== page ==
Submitted by Jim Hurley on Wednesday, May 11, 2016 at 2:32 PM
The Cleveland Cavaliers are playing their best basketball of the season at the right time. They're peaking on both sides of the floor and they've swept through the first two rounds of the NBA playoffs with an 8-0 record. But has that translated into pointspread success?
The answer is "yes but". The Cavs are 5-3 ATS in their games against the Detroit Pistons and Atlanta Hawks, but one of those covers was very tight. The oddsmakers have shown a reasonably good read on Cleveland to this point and handicappers will have to work to find the edges necessary to cash in on the conference finals and likely the NBA Finals.
Cleveland opened their first-round series against Detroit with an ATS loss, winning 106-101 as an (-11) favorite. They closed the series with another non-cover win, this one 100-98 as a (-6 ½) point favorite. Their closing win over Atlanta on Sunday was another ATS loser, a 100-99 escape as a (-5 ½) point fave. They started the series with a 104-93 win that covered the (-8) spread.
It's worth noting though that had the spread stayed the same as the Detroit series, that Game 1 win over Atlanta would have been a push. Now the Hawks were a better team during the regular season than the Pistons, so the different spread is not surprising, but the oddsmakers have begun adjusting for the Cavs' obvious improved play.
The fact that both series have run on a similar rhythm - soft showings by the Cavs at the beginning and the end sandwiched between strong outings in the middle games, takes on more of a pattern when you dig deeper into the games they exceeded oddsmaker expectations.
In particular, Cleveland dominated Game 3 in both series. Against Detroit, they had a 46-32 rebounding advantage. Against Atlanta the edge on the boards was a resounding 55-28. Rebounding is something that is heavily correlated to intensity and the mindset of the Cavs was clearly not to let an opponent that was down get up off the mat.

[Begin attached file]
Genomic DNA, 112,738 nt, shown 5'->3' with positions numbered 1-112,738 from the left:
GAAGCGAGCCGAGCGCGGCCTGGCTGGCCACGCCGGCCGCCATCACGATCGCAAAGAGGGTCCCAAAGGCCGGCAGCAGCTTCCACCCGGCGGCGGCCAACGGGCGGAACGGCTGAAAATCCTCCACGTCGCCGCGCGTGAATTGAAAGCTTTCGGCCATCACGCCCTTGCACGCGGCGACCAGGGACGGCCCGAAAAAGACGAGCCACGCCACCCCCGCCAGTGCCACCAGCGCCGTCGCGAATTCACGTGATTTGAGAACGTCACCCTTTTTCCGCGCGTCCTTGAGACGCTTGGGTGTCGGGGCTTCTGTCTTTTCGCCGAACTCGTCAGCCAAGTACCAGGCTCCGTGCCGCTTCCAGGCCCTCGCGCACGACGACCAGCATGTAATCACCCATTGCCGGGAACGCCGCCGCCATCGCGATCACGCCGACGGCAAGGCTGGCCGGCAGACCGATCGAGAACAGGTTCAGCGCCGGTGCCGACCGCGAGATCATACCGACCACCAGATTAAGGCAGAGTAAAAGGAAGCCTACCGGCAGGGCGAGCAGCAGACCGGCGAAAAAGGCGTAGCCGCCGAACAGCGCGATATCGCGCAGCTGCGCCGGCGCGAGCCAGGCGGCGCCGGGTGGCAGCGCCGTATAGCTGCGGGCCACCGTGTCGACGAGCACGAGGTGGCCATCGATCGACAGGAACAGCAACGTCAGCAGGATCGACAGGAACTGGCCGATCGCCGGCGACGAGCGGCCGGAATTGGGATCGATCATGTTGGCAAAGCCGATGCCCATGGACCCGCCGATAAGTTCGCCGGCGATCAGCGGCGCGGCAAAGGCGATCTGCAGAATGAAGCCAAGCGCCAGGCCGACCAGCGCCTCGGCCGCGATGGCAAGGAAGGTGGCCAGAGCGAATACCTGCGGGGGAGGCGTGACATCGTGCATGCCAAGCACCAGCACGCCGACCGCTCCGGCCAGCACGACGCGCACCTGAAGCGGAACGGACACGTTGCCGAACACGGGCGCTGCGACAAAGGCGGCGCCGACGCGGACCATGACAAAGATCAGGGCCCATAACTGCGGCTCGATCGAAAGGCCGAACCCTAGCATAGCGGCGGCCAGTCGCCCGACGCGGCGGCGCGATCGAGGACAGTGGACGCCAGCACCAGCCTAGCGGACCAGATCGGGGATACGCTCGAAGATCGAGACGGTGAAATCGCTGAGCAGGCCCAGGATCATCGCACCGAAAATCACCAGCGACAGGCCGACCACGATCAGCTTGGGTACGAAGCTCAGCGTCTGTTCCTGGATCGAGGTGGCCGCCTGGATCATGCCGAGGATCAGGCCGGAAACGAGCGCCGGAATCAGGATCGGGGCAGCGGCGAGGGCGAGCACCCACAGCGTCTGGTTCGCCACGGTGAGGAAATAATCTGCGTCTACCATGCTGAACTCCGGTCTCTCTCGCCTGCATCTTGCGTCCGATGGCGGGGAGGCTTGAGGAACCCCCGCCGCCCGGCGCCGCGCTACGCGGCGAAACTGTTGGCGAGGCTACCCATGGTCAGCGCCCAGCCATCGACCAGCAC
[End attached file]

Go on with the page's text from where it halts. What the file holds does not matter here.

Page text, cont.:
Contrast that with the Cavs' defensive play in the non-cover games. The opponents in those games shot between 48-50 percent from the floor. Defense is another area, particularly for the more talented team, where success and failure is often directly traceable to intensity.
It's reasonable to conclude the Cavs may have taken both the Pistons and Hawks a little lightly at the start and in both games they had to fight to escape with the outright win, while their Vegas backers absorbed an ATS defeat. And after going up 3-0 in each series there was a natural letdown on the road in Game 4 before at least playing well enough to close the sweep.
Defense and rebounding aren't the only key indicators. The classic explanation of hot shooting has certainly played a role. Cleveland, especially J.R. Smith, have been lights-out from three-point range in the games they have covered.
Whether the three-point shooting is something that's tied to rebounding is being reviewed on tape right now by my staff - I want to know if offensive rebounds are creating open looks on kickbacks or strong defensive rebounding is keying an open three in transition. But in either case, the pattern of Cleveland showing intensity in identifiable spots is important to know going into the Eastern Conference Finals.
That's because the basic dynamic is not going to change - the Cavs are going to be a heavy favorite, whether they play the Miami Heat or the Toronto Raptors. Right now Cleveland is (-800) to win that series and reach the NBA Finals. Will there be another Game 1 where they're a little sluggish out of the gate, followed by dominating middle games and then a tight close-out affair?
In handicapping it's important to understand two things - just because something happened yesterday doesn't mean it will happen today or tomorrow. And also, when a trend starts, there's usually a reason. Finding the balance between these two contradictory notions is the key to making money and it's the key to handicapping the Cleveland Cavaliers in the Eastern Conference Finals.